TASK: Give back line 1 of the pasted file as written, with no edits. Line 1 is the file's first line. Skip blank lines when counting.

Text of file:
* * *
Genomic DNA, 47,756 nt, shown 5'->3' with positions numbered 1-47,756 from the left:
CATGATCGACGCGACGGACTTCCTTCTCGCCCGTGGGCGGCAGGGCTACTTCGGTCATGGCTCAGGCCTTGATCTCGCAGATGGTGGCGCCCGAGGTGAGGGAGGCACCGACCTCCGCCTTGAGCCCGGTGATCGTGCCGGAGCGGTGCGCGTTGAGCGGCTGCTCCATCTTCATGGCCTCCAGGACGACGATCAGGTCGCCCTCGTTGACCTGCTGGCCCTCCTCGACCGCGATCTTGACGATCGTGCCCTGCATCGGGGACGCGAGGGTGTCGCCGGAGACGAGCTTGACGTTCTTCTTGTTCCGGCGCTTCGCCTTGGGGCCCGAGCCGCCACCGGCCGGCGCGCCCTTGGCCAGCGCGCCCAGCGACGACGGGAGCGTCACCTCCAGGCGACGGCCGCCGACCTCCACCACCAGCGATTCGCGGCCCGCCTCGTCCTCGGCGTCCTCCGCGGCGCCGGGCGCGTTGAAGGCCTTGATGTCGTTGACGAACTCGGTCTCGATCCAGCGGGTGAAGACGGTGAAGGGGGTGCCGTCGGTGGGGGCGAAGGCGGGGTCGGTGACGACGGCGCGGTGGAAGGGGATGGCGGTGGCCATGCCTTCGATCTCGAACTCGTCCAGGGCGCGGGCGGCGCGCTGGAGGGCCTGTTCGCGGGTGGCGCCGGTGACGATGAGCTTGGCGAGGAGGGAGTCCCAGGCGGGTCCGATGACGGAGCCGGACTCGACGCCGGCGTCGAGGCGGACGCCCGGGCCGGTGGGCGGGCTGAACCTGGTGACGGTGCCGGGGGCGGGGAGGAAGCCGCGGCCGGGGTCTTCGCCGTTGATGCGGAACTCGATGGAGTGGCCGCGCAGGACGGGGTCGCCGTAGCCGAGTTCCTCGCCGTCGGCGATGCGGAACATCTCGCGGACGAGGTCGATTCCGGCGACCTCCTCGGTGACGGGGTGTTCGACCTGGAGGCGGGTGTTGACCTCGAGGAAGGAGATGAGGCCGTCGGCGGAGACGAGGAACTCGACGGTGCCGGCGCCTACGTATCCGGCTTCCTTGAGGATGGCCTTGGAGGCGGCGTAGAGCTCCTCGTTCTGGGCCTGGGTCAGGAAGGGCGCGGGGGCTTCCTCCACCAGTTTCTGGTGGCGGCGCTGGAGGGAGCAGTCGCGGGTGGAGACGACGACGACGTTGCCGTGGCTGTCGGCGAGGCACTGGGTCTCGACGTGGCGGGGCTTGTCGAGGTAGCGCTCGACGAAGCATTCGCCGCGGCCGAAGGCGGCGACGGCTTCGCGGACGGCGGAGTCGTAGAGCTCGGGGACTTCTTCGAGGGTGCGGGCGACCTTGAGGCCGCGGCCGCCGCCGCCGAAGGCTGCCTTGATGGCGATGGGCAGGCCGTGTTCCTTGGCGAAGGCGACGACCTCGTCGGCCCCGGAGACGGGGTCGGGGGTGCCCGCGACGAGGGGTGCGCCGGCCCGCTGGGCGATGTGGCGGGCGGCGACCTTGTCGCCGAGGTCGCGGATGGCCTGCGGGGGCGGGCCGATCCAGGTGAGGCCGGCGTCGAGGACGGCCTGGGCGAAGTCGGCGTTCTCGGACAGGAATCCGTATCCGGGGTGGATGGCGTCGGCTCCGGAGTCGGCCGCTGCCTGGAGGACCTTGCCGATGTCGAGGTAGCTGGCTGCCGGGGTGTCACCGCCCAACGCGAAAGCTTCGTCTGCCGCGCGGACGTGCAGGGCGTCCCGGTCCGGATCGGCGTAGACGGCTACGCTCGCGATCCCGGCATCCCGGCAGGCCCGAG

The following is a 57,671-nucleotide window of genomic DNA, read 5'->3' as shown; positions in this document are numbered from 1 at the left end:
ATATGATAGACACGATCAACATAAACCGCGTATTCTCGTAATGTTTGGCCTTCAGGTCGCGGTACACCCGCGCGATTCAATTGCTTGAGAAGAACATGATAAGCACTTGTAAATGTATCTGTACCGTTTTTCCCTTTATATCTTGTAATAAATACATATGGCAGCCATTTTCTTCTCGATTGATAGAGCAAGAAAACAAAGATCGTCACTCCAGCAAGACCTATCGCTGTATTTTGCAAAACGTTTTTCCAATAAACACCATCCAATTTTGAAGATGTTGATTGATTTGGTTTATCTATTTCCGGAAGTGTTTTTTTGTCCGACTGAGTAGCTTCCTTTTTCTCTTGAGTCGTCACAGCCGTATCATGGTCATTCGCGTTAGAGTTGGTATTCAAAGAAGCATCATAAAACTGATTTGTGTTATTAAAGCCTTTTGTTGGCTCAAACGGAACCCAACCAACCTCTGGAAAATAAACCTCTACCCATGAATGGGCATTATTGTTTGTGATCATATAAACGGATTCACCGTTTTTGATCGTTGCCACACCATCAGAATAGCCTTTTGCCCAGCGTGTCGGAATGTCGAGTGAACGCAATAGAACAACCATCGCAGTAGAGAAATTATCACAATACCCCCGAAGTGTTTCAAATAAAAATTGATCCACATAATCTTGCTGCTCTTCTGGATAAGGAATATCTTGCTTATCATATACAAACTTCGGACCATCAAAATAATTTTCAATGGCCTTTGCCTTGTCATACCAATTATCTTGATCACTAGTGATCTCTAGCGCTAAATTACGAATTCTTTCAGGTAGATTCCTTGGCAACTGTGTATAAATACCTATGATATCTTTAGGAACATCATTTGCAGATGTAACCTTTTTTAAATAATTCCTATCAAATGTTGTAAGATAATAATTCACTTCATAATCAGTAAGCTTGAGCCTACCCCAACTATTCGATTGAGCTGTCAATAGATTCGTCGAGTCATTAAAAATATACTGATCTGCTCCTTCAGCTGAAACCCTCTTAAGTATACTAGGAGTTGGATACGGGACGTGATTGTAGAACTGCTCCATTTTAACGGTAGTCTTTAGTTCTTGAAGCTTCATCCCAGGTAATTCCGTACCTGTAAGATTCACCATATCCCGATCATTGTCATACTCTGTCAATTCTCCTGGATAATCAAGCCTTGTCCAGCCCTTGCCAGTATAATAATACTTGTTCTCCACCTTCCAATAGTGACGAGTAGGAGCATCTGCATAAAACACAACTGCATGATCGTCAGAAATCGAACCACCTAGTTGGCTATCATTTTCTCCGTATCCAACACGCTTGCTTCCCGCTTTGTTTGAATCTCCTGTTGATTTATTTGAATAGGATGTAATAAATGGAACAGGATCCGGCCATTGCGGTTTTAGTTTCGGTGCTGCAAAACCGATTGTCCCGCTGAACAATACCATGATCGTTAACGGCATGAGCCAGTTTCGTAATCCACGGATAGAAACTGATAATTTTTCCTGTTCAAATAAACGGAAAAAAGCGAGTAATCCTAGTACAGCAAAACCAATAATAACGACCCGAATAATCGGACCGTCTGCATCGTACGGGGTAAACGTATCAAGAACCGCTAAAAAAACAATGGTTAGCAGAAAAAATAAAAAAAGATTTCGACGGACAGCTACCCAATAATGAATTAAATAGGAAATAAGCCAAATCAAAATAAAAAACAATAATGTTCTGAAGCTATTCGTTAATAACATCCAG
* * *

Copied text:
Genomic DNA, 47,756 nt, shown 5'->3' with positions numbered 1-47,756 from the left: